inNEW DELHI: Having proved himself as a ‘rock star’ abroad and a vote-getting machine at home, Prime Minister Narendra Modi is now going to do what people are telling him to do: Take policy decisions that cannot be put off any longer.


The first of these is a Cabinet reshuffle likely by the end of this month – after Diwali. A brace of decisions on economic policy, including diesel pricing, disinvestment and gas pricing, will follow personnel changes carried out on Thursday.


A top Bharatiya Janata Party (BJP) source explained it was important to change the faces before changing policy. “Already people are saying that our government is doing what the previous government left undone. One way of clearing the air is to change the people who were identified with the previous government: Then the policy rollout will also have a stamp of novelty,” he said. More changes in the department of banking and decisions on crucial appointments like the central vigilance commissioner and a new cabinet secretary are also likely.


The contours of a Cabinet reshuffle have not even been discussed yet but the gaps are obvious. Expecting victory in Haryana and Maharashtra, the party will want to accommodate people from these two states. Rajasthan is grossly under-represented.


The new interlocutor between the BJP and Rashtriya Swayamsevak Sangh (RSS), Krishna Gopal, is likely to take over on October 23. This will have its own impact on government-party relations. The role of MPs and the organisation in running the government is currently restricted. Gopal will address this skewed relationship. In the next few months, a new power dynamic in the BJP should be evident.


The party is confident the setback of the by-elections, where the BJP lost significantly, will be irrelevant once the Haryana and Maharashtra results are out. The two men who finally decided to dump allies and go it alone in the state polls – Narendra Modi and Amit Shah – are likely to gain enormously in credibility and clout if the elections go the way they had planned. This will add heft to policy decision that will follow.

(Source: Business Standard, October 17, 2014)




NEW DELHI: In an indication of the Narendra Modi government’s plan to quickly embark on the relatively difficult structural changes in the economy it has been fighting shy of, the finance ministry saw two key changes on Thursday at the top level, while a larger reshuffle also saw change at the helm of bureaucracy in the crucial coal ministry. While finance secretary Arvind Mayaram was replaced as the top official at the economic affairs department by his 1978 batchmate of the Indian Administrative Service Rajiv Mehrishi, who currently is the chief secretary of Rajasthan and a former fertiliser secretary, US-based economist of Indian origin Arvind Subramanian was named the chief economic adviser, a post that was lying vacant since Raghuram Rajan vacated it to become Reserve Bank of India governor on October 1 last year.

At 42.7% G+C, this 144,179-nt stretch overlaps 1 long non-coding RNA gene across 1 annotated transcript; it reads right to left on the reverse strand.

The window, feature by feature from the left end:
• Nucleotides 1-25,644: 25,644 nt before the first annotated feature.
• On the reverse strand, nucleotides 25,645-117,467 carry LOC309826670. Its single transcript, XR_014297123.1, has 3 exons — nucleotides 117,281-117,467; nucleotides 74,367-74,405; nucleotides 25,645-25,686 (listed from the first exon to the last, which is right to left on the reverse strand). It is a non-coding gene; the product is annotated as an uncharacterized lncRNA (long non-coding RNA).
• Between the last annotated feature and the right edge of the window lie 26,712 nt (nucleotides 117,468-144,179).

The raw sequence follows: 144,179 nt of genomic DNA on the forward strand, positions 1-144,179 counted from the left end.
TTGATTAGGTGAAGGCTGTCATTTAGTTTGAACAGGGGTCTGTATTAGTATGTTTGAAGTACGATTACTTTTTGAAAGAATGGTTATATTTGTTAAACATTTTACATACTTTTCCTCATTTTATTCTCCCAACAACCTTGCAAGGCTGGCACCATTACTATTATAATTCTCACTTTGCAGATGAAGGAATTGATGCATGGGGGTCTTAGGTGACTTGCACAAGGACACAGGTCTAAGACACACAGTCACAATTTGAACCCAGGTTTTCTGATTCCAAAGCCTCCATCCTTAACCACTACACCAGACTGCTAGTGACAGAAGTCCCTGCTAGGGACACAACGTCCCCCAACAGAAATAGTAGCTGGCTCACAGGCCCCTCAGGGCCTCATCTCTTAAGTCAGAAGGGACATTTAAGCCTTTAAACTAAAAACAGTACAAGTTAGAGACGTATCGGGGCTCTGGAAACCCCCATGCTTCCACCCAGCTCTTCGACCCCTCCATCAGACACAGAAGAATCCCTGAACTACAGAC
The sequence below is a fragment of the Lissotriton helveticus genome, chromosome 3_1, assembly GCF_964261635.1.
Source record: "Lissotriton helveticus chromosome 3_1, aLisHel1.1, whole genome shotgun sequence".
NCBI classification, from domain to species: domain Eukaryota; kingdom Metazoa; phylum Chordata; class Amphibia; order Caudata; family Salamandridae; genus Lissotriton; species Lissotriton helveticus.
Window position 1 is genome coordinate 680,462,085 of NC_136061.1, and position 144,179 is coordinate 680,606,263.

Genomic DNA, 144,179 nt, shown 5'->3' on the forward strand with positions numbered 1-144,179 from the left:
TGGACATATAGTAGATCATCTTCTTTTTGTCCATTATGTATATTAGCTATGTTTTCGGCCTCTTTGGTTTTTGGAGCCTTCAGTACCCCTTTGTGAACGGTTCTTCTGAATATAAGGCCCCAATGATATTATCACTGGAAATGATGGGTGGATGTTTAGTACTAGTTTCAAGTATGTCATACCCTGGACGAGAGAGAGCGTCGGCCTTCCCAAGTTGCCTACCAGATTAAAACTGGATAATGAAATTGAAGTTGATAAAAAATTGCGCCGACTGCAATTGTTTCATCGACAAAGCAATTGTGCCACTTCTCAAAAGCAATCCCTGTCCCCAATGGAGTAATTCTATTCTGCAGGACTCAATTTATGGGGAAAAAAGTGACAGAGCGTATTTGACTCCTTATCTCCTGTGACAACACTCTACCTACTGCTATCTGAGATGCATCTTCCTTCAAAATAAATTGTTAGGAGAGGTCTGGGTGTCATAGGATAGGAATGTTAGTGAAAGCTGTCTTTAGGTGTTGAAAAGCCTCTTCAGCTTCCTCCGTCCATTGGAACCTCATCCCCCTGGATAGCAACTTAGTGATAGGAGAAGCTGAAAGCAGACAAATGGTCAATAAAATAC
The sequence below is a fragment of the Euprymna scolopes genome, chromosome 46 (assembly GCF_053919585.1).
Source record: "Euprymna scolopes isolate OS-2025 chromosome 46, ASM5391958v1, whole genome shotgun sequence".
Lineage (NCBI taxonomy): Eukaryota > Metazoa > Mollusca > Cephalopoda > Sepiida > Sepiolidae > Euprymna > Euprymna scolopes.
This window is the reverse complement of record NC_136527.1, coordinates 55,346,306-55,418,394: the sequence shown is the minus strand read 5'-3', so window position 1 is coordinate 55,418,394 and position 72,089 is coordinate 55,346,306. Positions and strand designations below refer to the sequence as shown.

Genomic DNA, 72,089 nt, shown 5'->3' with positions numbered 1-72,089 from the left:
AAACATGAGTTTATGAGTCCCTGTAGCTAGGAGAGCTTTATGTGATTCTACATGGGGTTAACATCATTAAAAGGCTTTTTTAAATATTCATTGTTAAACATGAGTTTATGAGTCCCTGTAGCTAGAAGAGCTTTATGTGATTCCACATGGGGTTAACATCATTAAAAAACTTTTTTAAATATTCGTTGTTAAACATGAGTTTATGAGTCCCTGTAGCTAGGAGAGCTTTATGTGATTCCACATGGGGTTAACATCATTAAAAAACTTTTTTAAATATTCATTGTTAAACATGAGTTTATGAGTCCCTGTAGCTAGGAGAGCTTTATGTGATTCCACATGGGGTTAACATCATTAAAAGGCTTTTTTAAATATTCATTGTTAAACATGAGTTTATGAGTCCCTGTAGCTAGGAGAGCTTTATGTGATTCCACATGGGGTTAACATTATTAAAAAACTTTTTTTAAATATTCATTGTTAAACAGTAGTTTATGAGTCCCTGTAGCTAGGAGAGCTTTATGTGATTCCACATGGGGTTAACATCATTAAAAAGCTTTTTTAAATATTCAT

Anil Swarup, a 1981-batch IAS officer of Uttar Pradesh cadre, will be the new coal secretary. Swarup, who will take over from incumbent SK Srivastava who retires on October 31, will have to preside over the process of reallocation of coal blocks cancelled by the Supreme Court and address the question of the country’s stagnant coal production.


Subramanian, who took charge on Thursday, told reporters that he was “hopeful of on the Indian economy” and that macroeconomic stability and creating the conditions for investment would be his priorities. Known for his “strongly pro-growth” stance, the development economist, who is currently senior fellow at the Peterson Institute for International Economics in Washington, had worked closely with Rajan when both were at the International Monetary Fund (IMF).


The announcements came as the stage was cleared for the government after polls for the Maharashtra and Haryana assemblies concluded on Wednesday. The top reform items on the table include deregulation of the price of diesel (the over-recovery on the fuel, the price of which was increased on a monthly basis since January 2013, is over R3.50 per litre right now), fast-tracking the implementation of the goods and services tax (GST) and making some industry-friendly changes in the Land Acquisition Act.


Mayaram, who belongs to the Rajasthan cadre as does Mehrishi, will take over as tourism secretary in place of Parvez Dewan on his retirement at the end of the month. Mayaram was appointed by the previous UPA government and has a full year’s service left before he retires on October 31, 2015. Mehrishi retires in August-end and will have just about 10 months as economic affairs secretary. Expenditure secretary Ratan P Watal, a 1978-batch IAS officer from Andhra Pradesh, is now the senior-most among secretaries in the finance ministry and is, therefore, likely to be tipped the finance secretary.